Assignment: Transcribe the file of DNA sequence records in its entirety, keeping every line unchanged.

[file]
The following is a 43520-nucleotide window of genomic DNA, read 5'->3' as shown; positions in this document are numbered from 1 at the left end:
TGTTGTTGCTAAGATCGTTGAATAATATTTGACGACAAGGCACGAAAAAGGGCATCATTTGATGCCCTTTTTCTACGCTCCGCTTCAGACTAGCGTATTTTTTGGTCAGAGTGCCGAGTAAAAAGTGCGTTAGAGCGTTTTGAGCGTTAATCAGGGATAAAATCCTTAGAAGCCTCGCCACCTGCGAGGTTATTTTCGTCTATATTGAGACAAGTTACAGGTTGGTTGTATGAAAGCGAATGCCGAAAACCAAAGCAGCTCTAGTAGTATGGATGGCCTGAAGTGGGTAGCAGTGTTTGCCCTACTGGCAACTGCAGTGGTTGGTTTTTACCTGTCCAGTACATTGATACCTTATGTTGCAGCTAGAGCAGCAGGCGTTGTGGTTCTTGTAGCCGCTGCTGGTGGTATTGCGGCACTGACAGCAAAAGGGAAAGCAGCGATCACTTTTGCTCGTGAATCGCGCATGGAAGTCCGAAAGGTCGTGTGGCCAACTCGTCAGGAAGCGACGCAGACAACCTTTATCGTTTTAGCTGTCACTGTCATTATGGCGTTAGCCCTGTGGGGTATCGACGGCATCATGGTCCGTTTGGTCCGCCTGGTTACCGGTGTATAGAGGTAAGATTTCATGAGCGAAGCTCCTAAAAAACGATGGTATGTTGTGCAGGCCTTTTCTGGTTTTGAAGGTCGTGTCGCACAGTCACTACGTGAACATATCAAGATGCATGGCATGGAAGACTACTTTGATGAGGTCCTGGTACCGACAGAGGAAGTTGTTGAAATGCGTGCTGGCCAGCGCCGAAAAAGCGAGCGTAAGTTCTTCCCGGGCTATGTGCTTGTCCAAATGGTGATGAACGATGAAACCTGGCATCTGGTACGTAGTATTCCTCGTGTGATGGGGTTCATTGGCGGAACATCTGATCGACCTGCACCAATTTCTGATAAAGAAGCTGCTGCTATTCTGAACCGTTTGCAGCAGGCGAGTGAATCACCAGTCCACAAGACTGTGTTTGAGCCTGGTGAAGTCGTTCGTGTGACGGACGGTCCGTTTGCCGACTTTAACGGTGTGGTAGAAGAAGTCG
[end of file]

The following is a 43520-nucleotide window of genomic DNA, read 5'->3' as shown; positions in this document are numbered from 1 at the left end:
TGTTGTTGCTAAGATCGTTGAATAATATTTGACGACAAGGCACGAAAAAGGGCATCATTTGATGCCCTTTTTCTACGCTCCGCTTCAGACTAGCGTATTTTTTGGTCAGAGTGCCGAGTAAAAAGTGCGTTAGAGCGTTTTGAGCGTTAATCAGGGATAAAATCCTTAGAAGCCTCGCCACCTGCGAGGTTATTTTCGTCTATATTGAGACAAGTTACAGGTTGGTTGTATGAAAGCGAATGCCGAAAACCAAAGCAGCTCTAGTAGTATGGATGGCCTGAAGTGGGTAGCAGTGTTTGCCCTACTGGCAACTGCAGTGGTTGGTTTTTACCTGTCCAGTACATTGATACCTTATGTTGCAGCTAGAGCAGCAGGCGTTGTGGTTCTTGTAGCCGCTGCTGGTGGTATTGCGGCACTGACAGCAAAAGGGAAAGCAGCGATCACTTTTGCTCGTGAATCGCGCATGGAAGTCCGAAAGGTCGTGTGGCCAACTCGTCAGGAAGCGACGCAGACAACCTTTATCGTTTTAGCTGTCACTGTCATTATGGCGTTAGCCCTGTGGGGTATCGACGGCATCATGGTCCGTTTGGTCCGCCTGGTTACCGGTGTATAGAGGTAAGATTTCATGAGCGAAGCTCCTAAAAAACGATGGTATGTTGTGCAGGCCTTTTCTGGTTTTGAAGGTCGTGTCGCACAGTCACTACGTGAACATATCAAGATGCATGGCATGGAAGACTACTTTGATGAGGTCCTGGTACCGACAGAGGAAGTTGTTGAAATGCGTGCTGGCCAGCGCCGAAAAAGCGAGCGTAAGTTCTTCCCGGGCTATGTGCTTGTCCAAATGGTGATGAACGATGAAACCTGGCATCTGGTACGTAGTATTCCTCGTGTGATGGGGTTCATTGGCGGAACATCTGATCGACCTGCACCAATTTCTGATAAAGAAGCTGCTGCTATTCTGAACCGTTTGCAGCAGGCGAGTGAATCACCAGTCCACAAGACTGTGTTTGAGCCTGGTGAAGTCGTTCGTGTGACGGACGGTCCGTTTGCCGACTTTAACGGTGTGGTAGAAGAAGTCG